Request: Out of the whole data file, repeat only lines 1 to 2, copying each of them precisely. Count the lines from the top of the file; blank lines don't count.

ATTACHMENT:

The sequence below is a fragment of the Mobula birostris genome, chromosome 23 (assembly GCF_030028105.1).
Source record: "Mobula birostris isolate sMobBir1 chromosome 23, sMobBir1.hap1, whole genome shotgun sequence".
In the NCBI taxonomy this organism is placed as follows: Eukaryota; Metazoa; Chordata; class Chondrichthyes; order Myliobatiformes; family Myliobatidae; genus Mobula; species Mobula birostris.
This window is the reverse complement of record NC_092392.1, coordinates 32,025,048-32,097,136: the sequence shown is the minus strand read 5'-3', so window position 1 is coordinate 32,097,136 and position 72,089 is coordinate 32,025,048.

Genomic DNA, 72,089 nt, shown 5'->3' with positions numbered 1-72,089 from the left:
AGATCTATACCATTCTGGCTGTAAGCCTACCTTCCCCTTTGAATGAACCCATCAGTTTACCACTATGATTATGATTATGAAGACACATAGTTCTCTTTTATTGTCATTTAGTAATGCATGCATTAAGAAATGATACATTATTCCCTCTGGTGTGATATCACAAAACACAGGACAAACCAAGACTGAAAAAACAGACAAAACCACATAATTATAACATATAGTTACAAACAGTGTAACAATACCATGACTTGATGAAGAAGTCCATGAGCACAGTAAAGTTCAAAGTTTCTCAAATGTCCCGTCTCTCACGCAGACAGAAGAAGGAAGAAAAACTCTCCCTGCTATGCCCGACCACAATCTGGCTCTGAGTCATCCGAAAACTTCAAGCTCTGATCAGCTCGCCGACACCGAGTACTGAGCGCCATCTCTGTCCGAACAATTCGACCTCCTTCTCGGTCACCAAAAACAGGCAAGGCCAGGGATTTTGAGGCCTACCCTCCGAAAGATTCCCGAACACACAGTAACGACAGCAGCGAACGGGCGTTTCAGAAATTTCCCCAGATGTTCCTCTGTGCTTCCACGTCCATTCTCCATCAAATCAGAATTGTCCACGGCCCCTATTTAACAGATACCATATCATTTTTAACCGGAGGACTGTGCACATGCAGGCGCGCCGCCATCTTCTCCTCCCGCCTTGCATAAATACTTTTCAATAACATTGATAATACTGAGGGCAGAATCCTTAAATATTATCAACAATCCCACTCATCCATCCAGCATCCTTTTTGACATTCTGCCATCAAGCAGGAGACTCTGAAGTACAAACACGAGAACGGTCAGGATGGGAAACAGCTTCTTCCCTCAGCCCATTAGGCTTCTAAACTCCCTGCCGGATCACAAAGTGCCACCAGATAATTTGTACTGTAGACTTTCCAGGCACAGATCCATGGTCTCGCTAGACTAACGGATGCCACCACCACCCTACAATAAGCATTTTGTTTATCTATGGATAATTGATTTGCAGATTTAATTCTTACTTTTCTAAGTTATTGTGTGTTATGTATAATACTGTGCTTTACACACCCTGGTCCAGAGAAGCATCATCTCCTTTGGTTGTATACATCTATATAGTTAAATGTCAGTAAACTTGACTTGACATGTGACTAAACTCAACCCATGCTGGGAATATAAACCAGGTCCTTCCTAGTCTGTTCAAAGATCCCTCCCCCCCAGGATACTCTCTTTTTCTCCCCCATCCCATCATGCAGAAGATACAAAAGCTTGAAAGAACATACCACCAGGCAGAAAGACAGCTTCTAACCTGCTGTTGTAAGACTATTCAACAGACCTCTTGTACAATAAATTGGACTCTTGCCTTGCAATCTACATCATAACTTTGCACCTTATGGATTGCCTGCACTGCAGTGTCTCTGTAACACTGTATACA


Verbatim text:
The sequence below is a fragment of the Mobula birostris genome, chromosome 23 (assembly GCF_030028105.1).
Source record: "Mobula birostris isolate sMobBir1 chromosome 23, sMobBir1.hap1, whole genome shotgun sequence".